That's six bytes of (uncompressed) class file per byte in the array, or 1530 bytes for a 255 entry byte array.
(Actually, the first six entries only take up five bytes each thanks to iconst_n)

This would all probably compress really well, but I thought you'd probably want to know anyway.

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Offline Abuse

JGO Knight


Medals: 15


falling into the abyss of reality


« Reply #5 - Posted 2009-01-27 12:05:05 »

Nothing strange about it; for convenience the write & read methods of Streams accept & return integer types, however only the lowest 8 bits of the integer are used.

Regarding your question, you simply need to cast the returned value to a byte.

FYI the rules for integer casting are below:
Narrowing conversions are performed by truncation.
Widening conversions are performed by sign extension.

Ergo:
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int i1 = 255; //0x000000FF
byte b = (byte)i1; // 0xFF (-1)
int i2 = (int)b; // 0xFFFFFFFF (-1), The explicit (int) cast is unnecessary, but included for clarity

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Offline luisoft

JGO Coder


Projects: 6


Java games rock!


« Reply #6 - Posted 2009-01-27 13:32:23 »

@Markus, please note that the level information is stored in a file which size is 255 bytes (I have 255 levels, 1 byte per level). And I'm using a read(byte[]) function to read the file. So I won't be losing all those bytes.

@Abuse, I'm not sure how to get the cast to work. Take this example: in the original byte array that I use to save the file I have a value -15 but when I read it already returns as 113 so the cast won't work because I don't have the original value (-15).  If I change my array to integer then the read function won't accept it because it's expecting a byte array.

I need to store them as bytes to save space. I need a function to read byte and not integer but I was not able to find such function in the IO package.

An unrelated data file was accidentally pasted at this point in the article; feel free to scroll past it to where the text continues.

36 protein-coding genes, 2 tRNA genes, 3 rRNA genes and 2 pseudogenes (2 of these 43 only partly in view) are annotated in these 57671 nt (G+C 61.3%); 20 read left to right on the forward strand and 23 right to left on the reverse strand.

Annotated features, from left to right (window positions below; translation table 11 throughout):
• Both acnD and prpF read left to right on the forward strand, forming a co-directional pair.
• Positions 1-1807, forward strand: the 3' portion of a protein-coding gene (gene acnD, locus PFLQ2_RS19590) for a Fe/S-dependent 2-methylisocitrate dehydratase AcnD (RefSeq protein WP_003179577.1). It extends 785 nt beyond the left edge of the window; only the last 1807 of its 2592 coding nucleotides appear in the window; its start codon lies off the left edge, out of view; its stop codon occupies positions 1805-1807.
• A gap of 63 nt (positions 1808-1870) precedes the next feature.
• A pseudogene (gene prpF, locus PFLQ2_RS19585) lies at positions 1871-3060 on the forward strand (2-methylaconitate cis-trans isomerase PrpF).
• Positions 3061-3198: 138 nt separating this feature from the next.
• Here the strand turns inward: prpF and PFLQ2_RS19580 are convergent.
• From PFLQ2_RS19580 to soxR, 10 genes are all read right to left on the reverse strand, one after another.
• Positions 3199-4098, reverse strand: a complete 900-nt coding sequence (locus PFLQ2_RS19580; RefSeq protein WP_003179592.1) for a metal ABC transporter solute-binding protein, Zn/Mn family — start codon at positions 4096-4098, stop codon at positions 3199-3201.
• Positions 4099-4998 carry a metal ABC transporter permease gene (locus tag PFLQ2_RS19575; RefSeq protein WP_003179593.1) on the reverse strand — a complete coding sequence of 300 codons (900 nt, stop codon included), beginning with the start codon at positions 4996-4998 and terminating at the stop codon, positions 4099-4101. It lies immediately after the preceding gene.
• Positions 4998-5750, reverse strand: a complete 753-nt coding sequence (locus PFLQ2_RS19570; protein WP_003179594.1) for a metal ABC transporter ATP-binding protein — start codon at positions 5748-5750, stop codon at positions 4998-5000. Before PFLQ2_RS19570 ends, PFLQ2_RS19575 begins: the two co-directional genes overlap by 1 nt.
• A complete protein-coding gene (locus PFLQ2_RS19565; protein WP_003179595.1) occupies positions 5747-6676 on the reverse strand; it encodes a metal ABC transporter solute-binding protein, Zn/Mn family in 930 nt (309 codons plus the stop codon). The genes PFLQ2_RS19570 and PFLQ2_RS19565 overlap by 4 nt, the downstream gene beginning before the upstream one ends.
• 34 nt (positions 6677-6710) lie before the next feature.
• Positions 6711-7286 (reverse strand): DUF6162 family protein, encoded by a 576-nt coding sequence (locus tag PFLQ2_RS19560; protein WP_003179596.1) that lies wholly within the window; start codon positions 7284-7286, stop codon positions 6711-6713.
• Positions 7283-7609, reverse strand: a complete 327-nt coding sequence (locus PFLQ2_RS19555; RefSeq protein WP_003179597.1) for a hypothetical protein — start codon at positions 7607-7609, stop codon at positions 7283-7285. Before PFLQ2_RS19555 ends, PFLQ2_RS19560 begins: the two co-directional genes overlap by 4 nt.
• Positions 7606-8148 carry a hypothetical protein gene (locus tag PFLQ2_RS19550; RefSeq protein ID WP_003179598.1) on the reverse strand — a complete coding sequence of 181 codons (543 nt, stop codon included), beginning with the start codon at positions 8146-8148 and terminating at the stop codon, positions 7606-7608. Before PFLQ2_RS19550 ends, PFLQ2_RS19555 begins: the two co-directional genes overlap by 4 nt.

Not sure if I was clear enough. I'll post an example code when I get back to home...
Offline Markus_Persson

JGO Wizard


Medals: 16
Projects: 19


Mojang Specifications


« Reply #7 - Posted 2009-01-27 13:40:47 »

@Markus, please note that the level information is stored in a file which size is 255 bytes (I have 255 levels, 1 byte per level). And I'm using a read(byte[]) function to read the file. So I won't be losing all those bytes.

Oh, I see. =D

Although the overhead of an extra file might be bad anyway, since zip compresses files individually and you need to reference several long class and method names to be able to load the data.

Play Minecraft!
Offline Abuse

JGO Knight


Medals: 15


falling into the abyss of reality


« Reply #8 - Posted 2009-01-27 13:47:28 »

Oh, you'e using the byte[] read/write methods - I should have read more carefully  Wink

You must have a bug somewhere; I doubt it's coincidence that -15 in a byte is 11110001, and 113 is 01110001

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Offline luisoft

JGO Coder


Projects: 6


Java games rock!


« Reply #9 - Posted 2009-01-27 15:14:32 »

yep.. that was a bug in my automated ant script to generate the obsfuscated version of the file... it was getting the previous version of my level file... Lips Sealed

sorry... persecutioncomplex